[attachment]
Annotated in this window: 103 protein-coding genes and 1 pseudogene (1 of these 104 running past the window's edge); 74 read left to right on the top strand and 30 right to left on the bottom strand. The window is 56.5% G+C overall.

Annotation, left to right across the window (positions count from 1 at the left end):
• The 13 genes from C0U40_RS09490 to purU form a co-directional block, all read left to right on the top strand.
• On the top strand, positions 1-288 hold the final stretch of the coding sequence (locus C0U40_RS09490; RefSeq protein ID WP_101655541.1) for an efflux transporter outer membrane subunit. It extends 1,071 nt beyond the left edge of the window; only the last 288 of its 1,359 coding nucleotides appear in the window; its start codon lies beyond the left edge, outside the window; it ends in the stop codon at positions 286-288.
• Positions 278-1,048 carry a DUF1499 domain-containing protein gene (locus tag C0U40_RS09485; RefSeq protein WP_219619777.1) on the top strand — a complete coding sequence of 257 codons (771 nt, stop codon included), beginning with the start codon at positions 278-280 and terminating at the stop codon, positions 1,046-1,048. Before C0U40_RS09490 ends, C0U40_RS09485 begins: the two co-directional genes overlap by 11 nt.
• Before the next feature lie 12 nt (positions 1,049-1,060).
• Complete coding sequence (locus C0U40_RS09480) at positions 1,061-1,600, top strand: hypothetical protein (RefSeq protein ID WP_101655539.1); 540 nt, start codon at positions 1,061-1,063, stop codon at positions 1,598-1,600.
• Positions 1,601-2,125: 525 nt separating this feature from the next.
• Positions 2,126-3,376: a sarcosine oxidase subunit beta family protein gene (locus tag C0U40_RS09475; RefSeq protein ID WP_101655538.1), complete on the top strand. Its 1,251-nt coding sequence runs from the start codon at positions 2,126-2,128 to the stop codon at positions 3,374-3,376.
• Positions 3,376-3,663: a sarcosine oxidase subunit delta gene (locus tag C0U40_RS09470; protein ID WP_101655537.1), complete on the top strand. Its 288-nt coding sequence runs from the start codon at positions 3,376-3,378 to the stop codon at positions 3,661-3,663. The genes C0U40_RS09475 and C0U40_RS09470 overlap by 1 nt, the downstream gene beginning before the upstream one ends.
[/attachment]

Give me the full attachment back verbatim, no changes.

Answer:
Annotated in this window: 103 protein-coding genes and 1 pseudogene (1 of these 104 running past the window's edge); 74 read left to right on the top strand and 30 right to left on the bottom strand. The window is 56.5% G+C overall.

Annotation, left to right across the window (positions count from 1 at the left end):
• The 13 genes from C0U40_RS09490 to purU form a co-directional block, all read left to right on the top strand.
• On the top strand, positions 1-288 hold the final stretch of the coding sequence (locus C0U40_RS09490; RefSeq protein ID WP_101655541.1) for an efflux transporter outer membrane subunit. It extends 1,071 nt beyond the left edge of the window; only the last 288 of its 1,359 coding nucleotides appear in the window; its start codon lies beyond the left edge, outside the window; it ends in the stop codon at positions 286-288.
• Positions 278-1,048 carry a DUF1499 domain-containing protein gene (locus tag C0U40_RS09485; RefSeq protein WP_219619777.1) on the top strand — a complete coding sequence of 257 codons (771 nt, stop codon included), beginning with the start codon at positions 278-280 and terminating at the stop codon, positions 1,046-1,048. Before C0U40_RS09490 ends, C0U40_RS09485 begins: the two co-directional genes overlap by 11 nt.
• Before the next feature lie 12 nt (positions 1,049-1,060).
• Complete coding sequence (locus C0U40_RS09480) at positions 1,061-1,600, top strand: hypothetical protein (RefSeq protein ID WP_101655539.1); 540 nt, start codon at positions 1,061-1,063, stop codon at positions 1,598-1,600.
• Positions 1,601-2,125: 525 nt separating this feature from the next.
• Positions 2,126-3,376: a sarcosine oxidase subunit beta family protein gene (locus tag C0U40_RS09475; RefSeq protein ID WP_101655538.1), complete on the top strand. Its 1,251-nt coding sequence runs from the start codon at positions 2,126-2,128 to the stop codon at positions 3,374-3,376.
• Positions 3,376-3,663: a sarcosine oxidase subunit delta gene (locus tag C0U40_RS09470; protein ID WP_101655537.1), complete on the top strand. Its 288-nt coding sequence runs from the start codon at positions 3,376-3,378 to the stop codon at positions 3,661-3,663. The genes C0U40_RS09475 and C0U40_RS09470 overlap by 1 nt, the downstream gene beginning before the upstream one ends.